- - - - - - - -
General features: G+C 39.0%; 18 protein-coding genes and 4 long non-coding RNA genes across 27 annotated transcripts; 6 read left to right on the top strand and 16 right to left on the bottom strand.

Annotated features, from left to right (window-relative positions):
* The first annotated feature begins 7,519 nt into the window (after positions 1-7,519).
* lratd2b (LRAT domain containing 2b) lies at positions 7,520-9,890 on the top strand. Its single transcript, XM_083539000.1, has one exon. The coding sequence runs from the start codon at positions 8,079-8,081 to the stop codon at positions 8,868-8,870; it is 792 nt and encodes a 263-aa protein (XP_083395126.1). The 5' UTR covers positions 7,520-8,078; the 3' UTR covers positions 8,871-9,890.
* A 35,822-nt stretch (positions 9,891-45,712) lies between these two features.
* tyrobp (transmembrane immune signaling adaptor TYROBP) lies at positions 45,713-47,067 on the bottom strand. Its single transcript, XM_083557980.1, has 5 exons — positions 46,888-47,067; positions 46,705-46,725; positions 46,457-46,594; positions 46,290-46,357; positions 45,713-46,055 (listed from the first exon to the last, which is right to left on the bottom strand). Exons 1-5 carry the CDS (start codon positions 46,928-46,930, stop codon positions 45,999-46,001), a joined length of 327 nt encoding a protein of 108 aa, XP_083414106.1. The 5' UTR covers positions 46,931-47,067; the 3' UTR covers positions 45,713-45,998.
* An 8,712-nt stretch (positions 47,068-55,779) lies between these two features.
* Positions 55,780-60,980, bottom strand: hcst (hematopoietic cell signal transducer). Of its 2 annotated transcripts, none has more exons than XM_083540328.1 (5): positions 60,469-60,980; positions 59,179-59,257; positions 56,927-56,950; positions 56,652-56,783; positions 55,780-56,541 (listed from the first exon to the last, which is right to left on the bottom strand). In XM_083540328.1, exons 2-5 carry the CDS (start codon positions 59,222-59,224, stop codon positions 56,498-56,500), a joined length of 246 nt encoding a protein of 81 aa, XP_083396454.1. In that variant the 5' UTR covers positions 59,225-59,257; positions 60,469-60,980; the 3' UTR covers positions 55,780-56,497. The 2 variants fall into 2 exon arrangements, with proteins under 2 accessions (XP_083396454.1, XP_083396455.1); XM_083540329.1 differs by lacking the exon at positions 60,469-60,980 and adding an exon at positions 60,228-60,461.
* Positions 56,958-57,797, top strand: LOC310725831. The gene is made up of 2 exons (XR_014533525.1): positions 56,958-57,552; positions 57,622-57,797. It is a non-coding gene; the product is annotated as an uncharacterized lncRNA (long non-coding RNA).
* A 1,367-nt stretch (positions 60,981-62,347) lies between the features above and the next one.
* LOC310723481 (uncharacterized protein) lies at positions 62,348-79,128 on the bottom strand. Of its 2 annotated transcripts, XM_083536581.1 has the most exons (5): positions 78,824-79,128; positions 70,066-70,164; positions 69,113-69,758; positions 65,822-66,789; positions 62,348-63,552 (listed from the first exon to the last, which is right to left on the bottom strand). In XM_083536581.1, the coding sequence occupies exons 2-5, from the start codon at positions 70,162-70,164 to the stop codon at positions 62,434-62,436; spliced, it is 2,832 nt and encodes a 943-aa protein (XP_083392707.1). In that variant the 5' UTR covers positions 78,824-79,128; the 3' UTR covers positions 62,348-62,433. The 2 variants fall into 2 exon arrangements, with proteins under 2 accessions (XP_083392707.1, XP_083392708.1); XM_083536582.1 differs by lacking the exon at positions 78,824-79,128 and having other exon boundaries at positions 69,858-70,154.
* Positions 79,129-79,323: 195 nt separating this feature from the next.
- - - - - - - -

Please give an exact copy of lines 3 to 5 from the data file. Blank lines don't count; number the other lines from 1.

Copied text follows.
* The first annotated feature begins 7,519 nt into the window (after positions 1-7,519).
* lratd2b (LRAT domain containing 2b) lies at positions 7,520-9,890 on the top strand. Its single transcript, XM_083539000.1, has one exon. The coding sequence runs from the start codon at positions 8,079-8,081 to the stop codon at positions 8,868-8,870; it is 792 nt and encodes a 263-aa protein (XP_083395126.1). The 5' UTR covers positions 7,520-8,078; the 3' UTR covers positions 8,871-9,890.
* A 35,822-nt stretch (positions 9,891-45,712) lies between these two features.